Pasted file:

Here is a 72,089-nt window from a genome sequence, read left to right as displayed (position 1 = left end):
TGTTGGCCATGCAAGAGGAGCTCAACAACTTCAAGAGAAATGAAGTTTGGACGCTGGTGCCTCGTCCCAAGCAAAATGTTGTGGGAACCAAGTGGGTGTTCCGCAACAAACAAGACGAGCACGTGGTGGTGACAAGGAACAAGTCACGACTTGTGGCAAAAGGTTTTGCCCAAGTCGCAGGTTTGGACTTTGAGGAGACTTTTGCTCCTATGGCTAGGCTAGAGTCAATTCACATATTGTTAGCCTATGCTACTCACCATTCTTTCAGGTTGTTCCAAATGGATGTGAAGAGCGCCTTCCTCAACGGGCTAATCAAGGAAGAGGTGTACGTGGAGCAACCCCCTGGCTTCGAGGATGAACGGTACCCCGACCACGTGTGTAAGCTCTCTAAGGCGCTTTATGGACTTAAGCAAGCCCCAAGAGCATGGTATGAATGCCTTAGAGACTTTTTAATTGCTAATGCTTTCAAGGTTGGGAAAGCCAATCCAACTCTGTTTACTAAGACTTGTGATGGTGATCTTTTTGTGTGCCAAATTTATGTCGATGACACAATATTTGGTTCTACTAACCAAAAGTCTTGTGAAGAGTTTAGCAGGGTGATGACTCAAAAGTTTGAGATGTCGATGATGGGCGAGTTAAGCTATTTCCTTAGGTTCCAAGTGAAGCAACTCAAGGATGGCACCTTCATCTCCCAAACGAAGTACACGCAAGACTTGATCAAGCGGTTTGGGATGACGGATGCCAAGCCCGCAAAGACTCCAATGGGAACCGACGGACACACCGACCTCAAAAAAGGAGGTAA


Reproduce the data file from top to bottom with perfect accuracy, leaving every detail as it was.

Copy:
Here is a 72,089-nt window from a genome sequence, read left to right as displayed (position 1 = left end):
TGTTGGCCATGCAAGAGGAGCTCAACAACTTCAAGAGAAATGAAGTTTGGACGCTGGTGCCTCGTCCCAAGCAAAATGTTGTGGGAACCAAGTGGGTGTTCCGCAACAAACAAGACGAGCACGTGGTGGTGACAAGGAACAAGTCACGACTTGTGGCAAAAGGTTTTGCCCAAGTCGCAGGTTTGGACTTTGAGGAGACTTTTGCTCCTATGGCTAGGCTAGAGTCAATTCACATATTGTTAGCCTATGCTACTCACCATTCTTTCAGGTTGTTCCAAATGGATGTGAAGAGCGCCTTCCTCAACGGGCTAATCAAGGAAGAGGTGTACGTGGAGCAACCCCCTGGCTTCGAGGATGAACGGTACCCCGACCACGTGTGTAAGCTCTCTAAGGCGCTTTATGGACTTAAGCAAGCCCCAAGAGCATGGTATGAATGCCTTAGAGACTTTTTAATTGCTAATGCTTTCAAGGTTGGGAAAGCCAATCCAACTCTGTTTACTAAGACTTGTGATGGTGATCTTTTTGTGTGCCAAATTTATGTCGATGACACAATATTTGGTTCTACTAACCAAAAGTCTTGTGAAGAGTTTAGCAGGGTGATGACTCAAAAGTTTGAGATGTCGATGATGGGCGAGTTAAGCTATTTCCTTAGGTTCCAAGTGAAGCAACTCAAGGATGGCACCTTCATCTCCCAAACGAAGTACACGCAAGACTTGATCAAGCGGTTTGGGATGACGGATGCCAAGCCCGCAAAGACTCCAATGGGAACCGACGGACACACCGACCTCAAAAAAGGAGGTAA